Adrenal insufficiency is defined as the inadequate production of adrenocortical hormones (glucocorticoids, mineralocorticoids, and adrenal androgens). Adrenal insufficiency can be primary or secondary. Primary adrenal insufficiency (Addison's disease) is caused by diseases in the gland itself, and the most common cause is autoimmune adrenalitis. Secondary adrenal insufficiency occurs due to decreased production of ACTH either from prolonged glucocorticoid therapy or disease in pituitary/hypothalamic glands. Glucocorticoids therapy is required for both forms of adrenal insufficiency. Adrenal crisis is a well-recognized life-threatening complication that requires high doses of hydrocortisone and intravenous fluids.
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The adrenal glands secrete glucocorticoids, mineralocorticoids, and androgen hormones. The hormonal output of the adrenal glands is essential for survival. Addison’s disease epitomizes a state of deficient adrenal hormones. Also known as adrenal insufficiency, it is a relatively infrequent clinical disorder. Addison’s disease is defined as the bilateral destruction of the adrenal cortex and is characterized by a deficiency in glucocorticoids, mineralocorticoids, and androgens. Addison’s disease is most often an autoimmune condition.

History of Adrenal Insufficiency in Children

Addison’s disease is christened after Thomas Addison, a renowned British physician of the 18th century who discovered this disease and elaborated it extensively in “On the Constitutional and Local Effects of Disease of the Suprarenal Capsules (1855)”.

Epidemiology of Adrenal Insufficiency in Children

The estimated annual incidence of primary adrenal insufficiency is 6 new cases per million population. In a recent audit at the Royal Children’s Hospital in Melbourne, Australia, the following was revealed about the epidemiology of primary adrenal insufficiency in children:

  • Adrenal insufficiency is more common in boys with a male to female ratio of 4:1.
  • During a ten year period, only 16 new cases of primary adrenal insufficiency were seen, further emphasizing the rarity of the condition.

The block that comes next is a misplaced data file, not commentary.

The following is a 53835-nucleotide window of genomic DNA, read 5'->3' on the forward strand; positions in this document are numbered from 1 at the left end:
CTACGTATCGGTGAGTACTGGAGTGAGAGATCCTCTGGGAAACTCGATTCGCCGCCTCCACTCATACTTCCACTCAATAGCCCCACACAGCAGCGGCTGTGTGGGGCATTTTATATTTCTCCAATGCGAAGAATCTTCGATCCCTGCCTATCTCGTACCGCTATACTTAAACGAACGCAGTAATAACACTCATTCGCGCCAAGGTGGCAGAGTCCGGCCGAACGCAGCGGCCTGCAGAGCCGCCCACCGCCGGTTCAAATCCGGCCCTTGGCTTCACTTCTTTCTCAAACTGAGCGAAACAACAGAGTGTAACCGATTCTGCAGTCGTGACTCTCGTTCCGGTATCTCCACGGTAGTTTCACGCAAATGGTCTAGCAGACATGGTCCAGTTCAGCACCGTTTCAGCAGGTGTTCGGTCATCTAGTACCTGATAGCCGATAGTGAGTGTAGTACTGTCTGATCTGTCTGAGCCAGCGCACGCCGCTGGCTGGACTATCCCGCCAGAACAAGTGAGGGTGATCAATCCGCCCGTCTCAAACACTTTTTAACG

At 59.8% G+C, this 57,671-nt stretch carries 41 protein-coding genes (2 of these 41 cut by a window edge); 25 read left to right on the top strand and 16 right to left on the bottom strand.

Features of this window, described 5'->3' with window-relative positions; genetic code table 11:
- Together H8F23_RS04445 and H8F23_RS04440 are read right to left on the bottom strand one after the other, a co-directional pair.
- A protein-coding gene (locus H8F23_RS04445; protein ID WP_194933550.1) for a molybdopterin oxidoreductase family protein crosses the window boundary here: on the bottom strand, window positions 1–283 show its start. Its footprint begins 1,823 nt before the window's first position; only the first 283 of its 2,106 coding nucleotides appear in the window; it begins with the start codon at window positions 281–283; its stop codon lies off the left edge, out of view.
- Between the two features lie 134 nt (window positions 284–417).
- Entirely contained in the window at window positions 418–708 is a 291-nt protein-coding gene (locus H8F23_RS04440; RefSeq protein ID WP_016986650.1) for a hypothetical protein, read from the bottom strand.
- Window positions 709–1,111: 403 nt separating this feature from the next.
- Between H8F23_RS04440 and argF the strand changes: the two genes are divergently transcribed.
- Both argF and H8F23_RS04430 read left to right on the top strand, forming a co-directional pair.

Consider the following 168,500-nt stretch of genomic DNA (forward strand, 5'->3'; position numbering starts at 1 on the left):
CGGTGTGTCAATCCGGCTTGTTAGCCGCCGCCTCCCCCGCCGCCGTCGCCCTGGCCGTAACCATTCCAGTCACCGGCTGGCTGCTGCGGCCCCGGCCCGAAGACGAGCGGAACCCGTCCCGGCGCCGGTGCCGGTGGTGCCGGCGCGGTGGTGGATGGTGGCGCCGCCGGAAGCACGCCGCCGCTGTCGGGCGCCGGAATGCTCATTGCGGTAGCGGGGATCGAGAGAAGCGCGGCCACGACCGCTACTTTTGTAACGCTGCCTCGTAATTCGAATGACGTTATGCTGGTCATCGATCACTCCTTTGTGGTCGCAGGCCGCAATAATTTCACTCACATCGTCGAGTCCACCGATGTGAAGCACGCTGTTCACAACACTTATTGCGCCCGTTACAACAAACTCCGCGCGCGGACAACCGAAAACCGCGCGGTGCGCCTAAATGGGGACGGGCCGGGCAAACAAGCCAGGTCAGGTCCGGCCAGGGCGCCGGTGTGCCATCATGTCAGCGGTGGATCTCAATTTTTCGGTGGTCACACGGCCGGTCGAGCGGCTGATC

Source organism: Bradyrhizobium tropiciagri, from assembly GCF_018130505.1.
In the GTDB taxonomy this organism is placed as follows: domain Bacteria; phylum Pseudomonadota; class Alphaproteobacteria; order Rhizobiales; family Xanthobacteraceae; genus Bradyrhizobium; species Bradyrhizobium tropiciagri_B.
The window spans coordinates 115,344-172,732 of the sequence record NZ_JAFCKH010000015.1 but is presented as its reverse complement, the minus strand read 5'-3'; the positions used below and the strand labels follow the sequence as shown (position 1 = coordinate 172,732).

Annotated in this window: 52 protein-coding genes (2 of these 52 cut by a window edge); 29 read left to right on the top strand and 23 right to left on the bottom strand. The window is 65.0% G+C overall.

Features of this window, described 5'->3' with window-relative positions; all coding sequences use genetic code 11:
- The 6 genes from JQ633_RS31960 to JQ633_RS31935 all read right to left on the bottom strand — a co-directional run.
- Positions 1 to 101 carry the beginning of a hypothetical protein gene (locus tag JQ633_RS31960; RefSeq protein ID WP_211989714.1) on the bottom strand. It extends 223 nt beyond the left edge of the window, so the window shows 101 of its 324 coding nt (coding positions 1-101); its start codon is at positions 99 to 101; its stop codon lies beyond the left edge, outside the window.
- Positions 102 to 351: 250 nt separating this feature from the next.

• The median age at presentation in children was 7.7 years.
  • A family history of adrenal insufficiency was apparent in two out of the sixteen cases.

While this information provides little about the exact epidemiology of the condition in the general population, it has taught us a few important lessons about primary adrenal insufficiency in children.

The prevalence of Addison’s disease is estimated to be around 93—144 cases per million population.

Classification of Adrenal Insufficiency in Children

Adrenal insufficiency is classified as primary and secondary based on the pathological level of dysfunction.

A multitude of conditions can lead to primary adrenal insufficiency. The same can be summarized as follows:

  • Autoimmune adrenal insufficiency
  • Underdevelopment (transcription factor deficiencies) – rare
  • Impaired function (enzyme production problems) – rare
  • Smith-Lemli-Opitz syndrome
  • Destruction of the adrenal gland (common)

Primary adrenal insufficiency is mostly the culmination of autoimmune processes, wherein the immune system attacks the adrenal glands. About 80 % of Addison’s disease patients are potentially the victims of such autoimmune destructive forces. Autoimmune primary adrenal insufficiency often occurs as a subset of a diverse congregation of autoimmune illnesses. The presence of one of these illnesses should prompt a meticulous search for the other.

The associated autoimmune conditions can be summarized as follows:

Adrenal destruction causing adrenal insufficiency is the result of a multitude of diverse etiologies such as mentioned below:

Etiology Explanation
Addison´s Disease The most common cause of acquired AI in children, usually, autoimmune destruction, may be part of PAS (polyglandular autoimmune syndrome).
Infection Meningococcal sepsis (Waterhouse-Friderichsen), tuberculosis